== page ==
CNN has just published a lengthy must-read article headlined “Teachers’ lessons in heroism and healing.”
Here’s an excerpt:
“We are rightly taken by the fact that some teachers risked their lives and gave their lives,” said David Steiner, dean of Hunter College’s School of Education and a former New York state education commissioner. “We should just shut up and admire (them).”
Still, he wonders, how long does awe last, and what comes after?
Does the teacher who almost lost her life get sufficient planning time for class? Will a reconstructed building bring resources for an educator to try new curricula? Is there a monetary reward that might entice a low-paid teacher to stay? Will there be counseling to help educators recover from a crisis?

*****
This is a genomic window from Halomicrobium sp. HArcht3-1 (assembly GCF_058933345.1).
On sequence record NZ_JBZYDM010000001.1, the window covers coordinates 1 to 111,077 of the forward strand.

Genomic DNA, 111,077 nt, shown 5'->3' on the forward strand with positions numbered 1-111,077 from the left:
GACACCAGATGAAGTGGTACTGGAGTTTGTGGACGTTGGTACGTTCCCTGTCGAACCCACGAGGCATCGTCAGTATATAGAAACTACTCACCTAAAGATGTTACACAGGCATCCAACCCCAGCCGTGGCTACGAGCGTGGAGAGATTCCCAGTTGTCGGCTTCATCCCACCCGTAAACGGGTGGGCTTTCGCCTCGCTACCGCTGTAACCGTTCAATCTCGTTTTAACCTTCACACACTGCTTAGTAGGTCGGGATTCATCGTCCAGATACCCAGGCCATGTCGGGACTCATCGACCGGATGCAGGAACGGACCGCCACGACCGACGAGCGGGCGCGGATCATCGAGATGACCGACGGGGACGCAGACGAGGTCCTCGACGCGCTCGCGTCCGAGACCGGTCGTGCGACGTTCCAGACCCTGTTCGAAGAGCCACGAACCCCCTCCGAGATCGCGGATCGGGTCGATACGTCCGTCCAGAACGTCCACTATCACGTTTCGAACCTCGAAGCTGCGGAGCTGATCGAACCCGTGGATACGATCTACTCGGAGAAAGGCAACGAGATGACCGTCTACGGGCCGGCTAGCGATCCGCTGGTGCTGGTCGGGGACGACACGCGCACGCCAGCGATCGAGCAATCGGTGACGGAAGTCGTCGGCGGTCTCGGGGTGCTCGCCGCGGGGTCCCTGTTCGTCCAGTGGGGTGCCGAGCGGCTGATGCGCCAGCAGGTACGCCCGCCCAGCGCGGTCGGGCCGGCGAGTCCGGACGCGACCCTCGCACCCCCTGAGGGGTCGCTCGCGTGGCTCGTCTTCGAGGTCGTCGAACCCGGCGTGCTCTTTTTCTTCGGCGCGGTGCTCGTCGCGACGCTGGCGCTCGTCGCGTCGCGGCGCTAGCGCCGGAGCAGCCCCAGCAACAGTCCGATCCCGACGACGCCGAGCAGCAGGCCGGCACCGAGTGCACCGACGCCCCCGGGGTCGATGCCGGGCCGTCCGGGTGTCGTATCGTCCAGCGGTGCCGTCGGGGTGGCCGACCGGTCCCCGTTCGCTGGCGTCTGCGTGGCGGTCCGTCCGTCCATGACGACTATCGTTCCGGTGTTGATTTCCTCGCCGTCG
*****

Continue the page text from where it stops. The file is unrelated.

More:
And what about those who can dazzle in the classroom but haven’t faced down a tornado or talked down a gunman? What about those teachers who save children’s lives in quieter ways every day?
“I worry about the answer,” Steiner said. “You shouldn’t have to be a hero to be a respected teacher.”
I’m adding it to Teachers Putting Children First In Oklahoma.